In mathematics, a Δset S, often called a semisimplicial set, is a combinatorial object that is useful in the construction and triangulation of topological spaces, and also in the computation of related algebraic invariants of such spaces. A Δset is somewhat more general than a simplicial complex, yet not quite as general as a simplicial set.
Formally, a Δset is a sequence of sets
{
S
n
}
n
=
0
∞
together with maps
d
i
:
S
n
+
1
→
S
n
with i = 0,1,...,n + 1 for n ≥ 1 that satisfy
d
i
∘
d
j
=
d
j
−
1
∘
d
i
whenever i < j.
This definition generalizes the notion of a simplicial complex, where the
S
n
are the sets of nsimplices, and the d_{i} are the face maps. It is not as general as a simplicial set, since it lacks "degeneracies."
Given Δsets S and T, a map of Δsets is a collection
{
f
n
:
S
n
→
T
n
}
n
=
0
∞
such that
f
n
∘
d
i
=
d
i
∘
f
n
+
1
whenever both sides of the equation are defined. With this notion, we can define the category of Δsets, whose objects are Δsets and whose morphisms are maps of Δsets.
Each Δset has a corresponding geometric realization, defined as

S

=
(
∐
n
=
0
∞
S
n
×
Δ
n
)
/
∼
where we declare that
(
σ
,
d
i
t
)
∼
(
d
i
σ
,
t
)
for all
σ
∈
S
n
,
t
∈
Δ
n
−
1
.
Here,
Δ
n
denotes the standard nsimplex, and
d
i
:
Δ
n
−
1
→
Δ
n
is the inclusion of the ith face. The geometric realization is a topological space with the quotient topology.
The geometric realization of a Δset S has a natural filtration

S

0
⊂

S

1
⊂
⋯
⊂

S

,
where

S

N
=
(
∐
n
=
0
N
S
n
×
Δ
n
)
/
∼
is a "restricted" geometric realization.
The geometric realization of a Δset described above defines a covariant functor from the category of Δsets to the category of topological spaces. Geometric realization takes a Δset to a topological space, and carries maps of Δsets to induced continuous maps between geometric realizations (which are topological spaces).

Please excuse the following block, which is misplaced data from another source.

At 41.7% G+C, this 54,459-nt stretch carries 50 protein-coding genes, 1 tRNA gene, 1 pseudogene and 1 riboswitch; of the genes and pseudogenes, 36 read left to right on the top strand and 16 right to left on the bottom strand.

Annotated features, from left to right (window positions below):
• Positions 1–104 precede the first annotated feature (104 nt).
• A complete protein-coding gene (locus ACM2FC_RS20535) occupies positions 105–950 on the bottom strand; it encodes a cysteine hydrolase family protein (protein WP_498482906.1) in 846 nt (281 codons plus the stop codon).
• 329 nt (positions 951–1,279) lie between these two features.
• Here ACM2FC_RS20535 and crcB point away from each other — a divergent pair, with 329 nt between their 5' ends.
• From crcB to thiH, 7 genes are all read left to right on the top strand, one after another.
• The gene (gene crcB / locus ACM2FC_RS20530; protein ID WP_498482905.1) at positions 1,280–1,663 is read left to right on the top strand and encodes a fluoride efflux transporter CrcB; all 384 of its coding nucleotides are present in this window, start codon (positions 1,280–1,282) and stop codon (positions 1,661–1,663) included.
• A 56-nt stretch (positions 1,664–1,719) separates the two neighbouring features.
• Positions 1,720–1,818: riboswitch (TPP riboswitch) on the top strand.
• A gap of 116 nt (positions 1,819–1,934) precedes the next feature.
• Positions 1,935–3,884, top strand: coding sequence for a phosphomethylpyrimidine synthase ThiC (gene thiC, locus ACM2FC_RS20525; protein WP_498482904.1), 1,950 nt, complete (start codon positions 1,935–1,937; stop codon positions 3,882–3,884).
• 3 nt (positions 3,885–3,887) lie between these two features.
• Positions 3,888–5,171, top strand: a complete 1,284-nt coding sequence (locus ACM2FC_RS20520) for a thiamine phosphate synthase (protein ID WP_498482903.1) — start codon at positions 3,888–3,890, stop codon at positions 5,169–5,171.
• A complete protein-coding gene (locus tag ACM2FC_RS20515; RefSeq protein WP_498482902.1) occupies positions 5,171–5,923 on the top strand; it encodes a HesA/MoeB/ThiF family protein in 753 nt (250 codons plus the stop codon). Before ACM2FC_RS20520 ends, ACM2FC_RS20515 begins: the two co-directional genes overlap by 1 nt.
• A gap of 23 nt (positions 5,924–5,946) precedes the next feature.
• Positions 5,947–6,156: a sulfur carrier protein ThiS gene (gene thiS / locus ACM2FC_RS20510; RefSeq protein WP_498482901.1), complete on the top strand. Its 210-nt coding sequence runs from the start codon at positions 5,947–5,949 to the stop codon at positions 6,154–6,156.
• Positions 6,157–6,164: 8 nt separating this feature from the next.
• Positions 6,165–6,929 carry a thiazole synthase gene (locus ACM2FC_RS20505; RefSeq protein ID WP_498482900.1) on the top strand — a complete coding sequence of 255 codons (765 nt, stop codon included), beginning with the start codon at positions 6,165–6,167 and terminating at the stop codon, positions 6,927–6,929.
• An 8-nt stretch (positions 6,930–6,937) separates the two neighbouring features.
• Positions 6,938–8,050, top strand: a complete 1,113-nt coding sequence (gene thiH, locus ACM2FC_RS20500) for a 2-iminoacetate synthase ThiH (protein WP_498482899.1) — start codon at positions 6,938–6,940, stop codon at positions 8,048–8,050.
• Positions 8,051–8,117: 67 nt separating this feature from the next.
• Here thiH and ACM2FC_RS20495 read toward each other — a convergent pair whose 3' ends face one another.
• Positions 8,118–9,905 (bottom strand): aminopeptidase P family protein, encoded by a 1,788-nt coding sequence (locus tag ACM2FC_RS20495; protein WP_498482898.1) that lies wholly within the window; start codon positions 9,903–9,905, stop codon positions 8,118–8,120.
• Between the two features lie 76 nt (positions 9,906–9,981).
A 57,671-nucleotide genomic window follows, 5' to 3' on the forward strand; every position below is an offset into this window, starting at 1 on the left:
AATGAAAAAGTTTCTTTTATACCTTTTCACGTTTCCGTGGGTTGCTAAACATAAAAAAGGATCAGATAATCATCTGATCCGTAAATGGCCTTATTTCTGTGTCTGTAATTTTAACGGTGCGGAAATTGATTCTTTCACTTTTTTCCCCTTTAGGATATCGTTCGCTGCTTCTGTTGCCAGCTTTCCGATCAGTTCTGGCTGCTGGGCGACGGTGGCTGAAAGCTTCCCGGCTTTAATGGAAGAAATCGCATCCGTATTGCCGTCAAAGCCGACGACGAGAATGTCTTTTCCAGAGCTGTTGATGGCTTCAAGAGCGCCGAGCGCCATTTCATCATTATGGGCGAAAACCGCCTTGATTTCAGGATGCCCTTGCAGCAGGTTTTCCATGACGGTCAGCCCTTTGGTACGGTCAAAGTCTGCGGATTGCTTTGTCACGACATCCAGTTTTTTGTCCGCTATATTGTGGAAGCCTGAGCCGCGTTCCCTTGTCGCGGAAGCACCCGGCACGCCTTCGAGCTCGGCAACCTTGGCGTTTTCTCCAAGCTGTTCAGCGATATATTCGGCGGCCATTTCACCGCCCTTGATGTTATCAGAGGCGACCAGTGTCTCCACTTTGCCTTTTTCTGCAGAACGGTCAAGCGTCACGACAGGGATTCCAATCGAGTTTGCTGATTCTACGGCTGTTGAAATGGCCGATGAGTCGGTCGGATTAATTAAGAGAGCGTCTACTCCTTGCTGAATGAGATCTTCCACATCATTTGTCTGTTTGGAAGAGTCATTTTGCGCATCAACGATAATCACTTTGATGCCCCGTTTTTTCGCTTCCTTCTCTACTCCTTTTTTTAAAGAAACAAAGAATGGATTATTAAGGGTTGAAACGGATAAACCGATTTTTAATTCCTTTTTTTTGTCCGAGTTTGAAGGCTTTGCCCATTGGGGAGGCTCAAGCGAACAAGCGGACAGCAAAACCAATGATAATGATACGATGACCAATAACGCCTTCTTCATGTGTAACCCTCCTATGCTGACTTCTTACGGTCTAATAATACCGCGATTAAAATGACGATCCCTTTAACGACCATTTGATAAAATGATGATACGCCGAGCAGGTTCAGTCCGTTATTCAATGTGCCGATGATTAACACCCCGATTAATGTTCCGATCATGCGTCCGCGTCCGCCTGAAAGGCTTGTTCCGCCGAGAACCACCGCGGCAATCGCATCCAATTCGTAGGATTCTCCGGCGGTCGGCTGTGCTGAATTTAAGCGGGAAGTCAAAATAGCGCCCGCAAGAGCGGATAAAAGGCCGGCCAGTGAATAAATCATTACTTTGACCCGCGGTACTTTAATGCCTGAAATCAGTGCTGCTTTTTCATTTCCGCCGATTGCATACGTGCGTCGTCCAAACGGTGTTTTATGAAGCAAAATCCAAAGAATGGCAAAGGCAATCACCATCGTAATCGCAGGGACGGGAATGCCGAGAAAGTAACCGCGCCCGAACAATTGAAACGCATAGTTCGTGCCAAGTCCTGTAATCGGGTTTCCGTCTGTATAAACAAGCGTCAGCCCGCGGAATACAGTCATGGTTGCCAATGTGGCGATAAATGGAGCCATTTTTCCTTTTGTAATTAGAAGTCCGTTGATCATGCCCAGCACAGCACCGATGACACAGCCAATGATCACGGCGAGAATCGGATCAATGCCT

If S is a Δset, there is an associated free abelian chain complex, denoted
(
Z
S
,
∂
)
, whose nth group is the free abelian group
(
Z
S
)
n
=
Z
⟨
S
n
⟩
,
generated by the set
S
n
, and whose nth differential is defined by
∂
n
=
d
0
−
d
1
+
d
2
−
⋯
+
(
−
1
)
n
d
n
.
This defines a covariant functor from the category of Δsets to the category of chain complexes of abelian groups. A Δset is carried to the chain complex just described, and a map of Δsets is carried to a map of chain complexes, which is defined by extending the map of Δsets in the standard way using the universal property of free abelian groups.
Given any topological space X, one can construct a Δset
s
i
n
g
(
X
)
as follows. A singular nsimplex in X is a continuous map
σ
:
Δ
n
→
X
.
Define
s
i
n
g
n
(
X
)
to be the collection of all singular nsimplicies in X, and define
d
i
:
s
i
n
g
i
+
1
(
X
)
→
s
i
n
g
i
(
X
)
by
d
i
(
σ
)
=
σ
∘
d
i
,
where again d^{i} is the ith face map. One can check that this is in fact a Δset. This defines a covariant functor from the category of topological spaces to the category of Δsets. A topological space is carried to the Δset just described, and a continuous map of spaces is carried to a map of Δsets, which is given by composing the map with the singular nsimplices.
This example illustrates the constructions described above. We can create a Δset S whose geometric realization is the unit circle
S
1
, and use it to compute the homology of this space. Thinking of
S
1
as an interval with the endpoints identified, define
S
0
=
{
v
}
,
S
1
=
{
e
}
,
with
S
n
=
∅
for all n ≥ 2. The only possible maps
d
0
,
d
1
:
S
1
→
S
0
,
are
d
0
(
e
)
=
d
1
(
e
)
=
v
.
It is simple to check that this is a Δset, and that

S

≅
S
1
. Now, the associated chain complex
(
Z
S
,
∂
)
is
0
⟶
Z
⟨
e
⟩
⟶
∂
1
Z
⟨
v
⟩
⟶
0
,
where
∂
1
(
e
)
=
d
0
(
e
)
−
d
1
(
e
)
=
v
−
v
=
0.
In fact,
∂
n
=
0
for all n. The homology of this chain complex is also simple to compute:
H
0
(
Z
S
)
=
ker
∂
0
i
m
∂
1
=
Z
⟨
v
⟩
≅
Z
,
H
1
(
Z
S
)
=
ker
∂
1
i
m
∂
2
=
Z
⟨
e
⟩
≅
Z
.
All other homology groups are clearly trivial.
One advantage of using Δsets in this way is that the resulting chain complex is generally much simpler than the singular chain complex. For reasonably simple spaces, all of the groups will be finitely generated, whereas the singular chain groups are, in general, not even countably generated.
One drawback of this method is that one must prove that the geometric realization of the Δset is actually homeomorphic to the topological space in question. This can become a computational challenge as the Δset increases in complexity.